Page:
King of Poland (1674-96). During his reign Poland had already lost its prominent position among European peoples, and, except during a few years, her lost prestige was never regained. With the loss of Poland's power came also the waning prosperity and influence of her Jewish communities. The poverty of the Polish Jews at that time increased to such an extent that many sought work in Prussia, where they hired themselves out as common laborers in the fields of Catholic landlords (König, "Annalen der Juden in den Preussischen Staaten," p. 85).

Commission to Polish Karaites.

During the reign of Sobieski, King Charles XI. of Sweden, who was actuated by the desire to convert the Jews to Christianity, commissioned Prof. Gustavus Perringer of Lillienblad (c. 1690) to go to Poland in order to study the manners of the Karaite Jews and to purchase copies of their writings at any cost. Perringer first went to Lithuania, where there were a number of Karaite communities. He probably failed to get much information or to secure many books, for the Lithuanian Karaites had become ignorant, and were of less intelligence than their brethren in Constantinople, in the Crimea, and in Egypt; and they knew little of their own origin and history. About this time the Polish Karaites were ordered by King Sobieski to leave their most populous communities, such as Troki, Lutsk, and Halicz, and to disperse in the smaller towns. The Karaite judge Abraham ben Samuel of Troki, who was a favorite of Sobieski, transmitted this order, and the Karaites thus became distributed (Easter, 1688) as far as the northern province of Samogitia. In this manner the Polish Karaites were made to mingle more intimately with their neighbors, and gradually assumed the manners and customs of the Polish peasants.

His Stanch Friendship for the Jews.

Sobieski always showed himself to be a stanch friend of the Jews. He granted them many privileges in Lithuania and Poland, endeavored to counteract the agitation of the priests against them, and sought to discredit the false accusations brought forward by their enemies. At the same time he often found himself unable to intervene effectually in their behalf, since the royal power had become to a great extent nominal. The Jesuits had already succeeded in imbuing the lords and the minor nobility ("schlyakhta") with a spirit of intolerance and suspicion, as is shown by the charge of host-desecration made in 1670 against the Jews of Mlava. The increase of the influence of the clergy was favored also by the frequent absences of Sobieski in times of war. Still, the Jews found in him a powerful protector. During his reign the Jewish communities partly regained their former prosperity, and their organization, including that of the Council of the Four Lands, was strengthened.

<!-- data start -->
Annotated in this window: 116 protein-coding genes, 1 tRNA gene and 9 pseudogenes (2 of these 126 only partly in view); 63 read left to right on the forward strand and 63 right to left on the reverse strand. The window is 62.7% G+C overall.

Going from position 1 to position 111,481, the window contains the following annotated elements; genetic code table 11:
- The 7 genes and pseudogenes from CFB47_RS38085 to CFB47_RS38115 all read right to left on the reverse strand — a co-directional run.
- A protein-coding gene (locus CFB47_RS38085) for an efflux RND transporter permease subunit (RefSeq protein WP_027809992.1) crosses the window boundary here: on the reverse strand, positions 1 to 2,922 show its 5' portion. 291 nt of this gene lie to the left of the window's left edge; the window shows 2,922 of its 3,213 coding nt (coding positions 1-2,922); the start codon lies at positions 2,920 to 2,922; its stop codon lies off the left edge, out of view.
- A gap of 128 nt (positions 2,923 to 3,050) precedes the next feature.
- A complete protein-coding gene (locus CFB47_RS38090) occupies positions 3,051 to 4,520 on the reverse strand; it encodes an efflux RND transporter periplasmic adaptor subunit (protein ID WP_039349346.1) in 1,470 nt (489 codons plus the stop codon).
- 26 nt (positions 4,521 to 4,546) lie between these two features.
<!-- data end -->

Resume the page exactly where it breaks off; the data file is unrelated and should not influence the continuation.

Besides the special privileges granted to the Jewish community of Zolkiev situated on his personal estate, Sobieski also issued about twenty decrees in favor of the Jews of Lemberg, which edicts included warnings to the magistrates and priests not to oppress the Jews ("Acta Grodzkie i Ziemskie Miasta Lwowa," vol. x.). When the four districts of the Lithuanian council—Wilna, Grodno, Brest, and Pinsk—could not agree as to spheres of influence, Sobieski ordered (Feb. 8, 1682) that the question be settled within twelve weeks (Bershadski, "Litovskiye Yevrei," p. 19). In 1682 he ordered, in response to a petition of the Jews of Wilna, that they be relieved from the supervision of the magistrates (Bershadski, l.c. pp. 18-19). He also renewed the old edicts by a decree dated May 6, 1672.

  • Kluczucki, Acta Johannis Sobieski, Cracow, 1880-82;
  • Grätz, Gesch. Hebrew transl., viii., passim;
  • Neubauer, Aus der Petersburger Bibliothek, p. 139;
  • Mordecai, Dod Mordechai, ch. vii.
H. R.
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